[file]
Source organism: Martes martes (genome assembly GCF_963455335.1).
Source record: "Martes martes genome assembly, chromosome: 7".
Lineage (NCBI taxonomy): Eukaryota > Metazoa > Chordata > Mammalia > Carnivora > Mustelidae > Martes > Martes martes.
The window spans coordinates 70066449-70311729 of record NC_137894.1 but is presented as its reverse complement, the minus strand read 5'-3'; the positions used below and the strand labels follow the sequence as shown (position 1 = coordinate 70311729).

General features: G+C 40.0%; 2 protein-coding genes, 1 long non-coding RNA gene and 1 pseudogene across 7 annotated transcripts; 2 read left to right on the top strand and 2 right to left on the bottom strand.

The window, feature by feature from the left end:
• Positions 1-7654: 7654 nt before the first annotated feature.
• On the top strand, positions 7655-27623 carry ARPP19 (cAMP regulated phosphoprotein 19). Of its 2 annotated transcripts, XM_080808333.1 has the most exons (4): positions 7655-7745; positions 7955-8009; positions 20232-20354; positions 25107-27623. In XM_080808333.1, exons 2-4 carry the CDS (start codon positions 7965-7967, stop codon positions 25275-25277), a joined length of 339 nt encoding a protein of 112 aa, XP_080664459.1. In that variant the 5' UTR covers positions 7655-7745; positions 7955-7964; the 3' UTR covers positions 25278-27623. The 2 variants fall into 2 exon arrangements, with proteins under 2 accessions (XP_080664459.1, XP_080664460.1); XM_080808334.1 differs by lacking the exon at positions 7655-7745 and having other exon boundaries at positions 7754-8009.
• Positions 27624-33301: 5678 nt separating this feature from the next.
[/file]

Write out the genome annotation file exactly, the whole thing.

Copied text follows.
Source organism: Martes martes (genome assembly GCF_963455335.1).
Source record: "Martes martes genome assembly, chromosome: 7".
Lineage (NCBI taxonomy): Eukaryota > Metazoa > Chordata > Mammalia > Carnivora > Mustelidae > Martes > Martes martes.
The window spans coordinates 70066449-70311729 of record NC_137894.1 but is presented as its reverse complement, the minus strand read 5'-3'; the positions used below and the strand labels follow the sequence as shown (position 1 = coordinate 70311729).

General features: G+C 40.0%; 2 protein-coding genes, 1 long non-coding RNA gene and 1 pseudogene across 7 annotated transcripts; 2 read left to right on the top strand and 2 right to left on the bottom strand.

The window, feature by feature from the left end:
• Positions 1-7654: 7654 nt before the first annotated feature.
• On the top strand, positions 7655-27623 carry ARPP19 (cAMP regulated phosphoprotein 19). Of its 2 annotated transcripts, XM_080808333.1 has the most exons (4): positions 7655-7745; positions 7955-8009; positions 20232-20354; positions 25107-27623. In XM_080808333.1, exons 2-4 carry the CDS (start codon positions 7965-7967, stop codon positions 25275-25277), a joined length of 339 nt encoding a protein of 112 aa, XP_080664459.1. In that variant the 5' UTR covers positions 7655-7745; positions 7955-7964; the 3' UTR covers positions 25278-27623. The 2 variants fall into 2 exon arrangements, with proteins under 2 accessions (XP_080664459.1, XP_080664460.1); XM_080808334.1 differs by lacking the exon at positions 7655-7745 and having other exon boundaries at positions 7754-8009.
• Positions 27624-33301: 5678 nt separating this feature from the next.